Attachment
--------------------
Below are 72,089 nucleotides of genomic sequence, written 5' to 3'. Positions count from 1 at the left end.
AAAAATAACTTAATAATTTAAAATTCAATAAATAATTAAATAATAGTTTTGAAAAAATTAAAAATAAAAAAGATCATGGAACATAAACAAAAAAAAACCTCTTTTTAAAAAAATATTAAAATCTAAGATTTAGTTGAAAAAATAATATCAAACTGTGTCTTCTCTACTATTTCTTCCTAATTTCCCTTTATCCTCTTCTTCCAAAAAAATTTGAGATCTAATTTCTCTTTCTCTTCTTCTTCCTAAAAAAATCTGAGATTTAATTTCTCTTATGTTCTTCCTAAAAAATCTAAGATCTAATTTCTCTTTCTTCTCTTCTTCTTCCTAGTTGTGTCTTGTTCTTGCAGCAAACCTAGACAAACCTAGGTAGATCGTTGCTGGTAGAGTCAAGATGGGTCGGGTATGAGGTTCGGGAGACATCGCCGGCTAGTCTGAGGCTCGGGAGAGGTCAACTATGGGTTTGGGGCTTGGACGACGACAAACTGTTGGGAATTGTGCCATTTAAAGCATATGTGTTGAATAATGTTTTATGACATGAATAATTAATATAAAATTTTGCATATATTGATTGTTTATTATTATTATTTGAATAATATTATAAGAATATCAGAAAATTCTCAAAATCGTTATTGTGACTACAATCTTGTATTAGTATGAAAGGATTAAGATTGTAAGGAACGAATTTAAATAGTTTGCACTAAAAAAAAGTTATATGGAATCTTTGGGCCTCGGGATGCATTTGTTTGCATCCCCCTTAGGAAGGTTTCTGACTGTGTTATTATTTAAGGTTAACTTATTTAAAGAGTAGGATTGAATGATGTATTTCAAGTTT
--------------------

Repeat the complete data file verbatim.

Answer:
Below are 72,089 nucleotides of genomic sequence, written 5' to 3'. Positions count from 1 at the left end.
AAAAATAACTTAATAATTTAAAATTCAATAAATAATTAAATAATAGTTTTGAAAAAATTAAAAATAAAAAAGATCATGGAACATAAACAAAAAAAAACCTCTTTTTAAAAAAATATTAAAATCTAAGATTTAGTTGAAAAAATAATATCAAACTGTGTCTTCTCTACTATTTCTTCCTAATTTCCCTTTATCCTCTTCTTCCAAAAAAATTTGAGATCTAATTTCTCTTTCTCTTCTTCTTCCTAAAAAAATCTGAGATTTAATTTCTCTTATGTTCTTCCTAAAAAATCTAAGATCTAATTTCTCTTTCTTCTCTTCTTCTTCCTAGTTGTGTCTTGTTCTTGCAGCAAACCTAGACAAACCTAGGTAGATCGTTGCTGGTAGAGTCAAGATGGGTCGGGTATGAGGTTCGGGAGACATCGCCGGCTAGTCTGAGGCTCGGGAGAGGTCAACTATGGGTTTGGGGCTTGGACGACGACAAACTGTTGGGAATTGTGCCATTTAAAGCATATGTGTTGAATAATGTTTTATGACATGAATAATTAATATAAAATTTTGCATATATTGATTGTTTATTATTATTATTTGAATAATATTATAAGAATATCAGAAAATTCTCAAAATCGTTATTGTGACTACAATCTTGTATTAGTATGAAAGGATTAAGATTGTAAGGAACGAATTTAAATAGTTTGCACTAAAAAAAAGTTATATGGAATCTTTGGGCCTCGGGATGCATTTGTTTGCATCCCCCTTAGGAAGGTTTCTGACTGTGTTATTATTTAAGGTTAACTTATTTAAAGAGTAGGATTGAATGATGTATTTCAAGTTT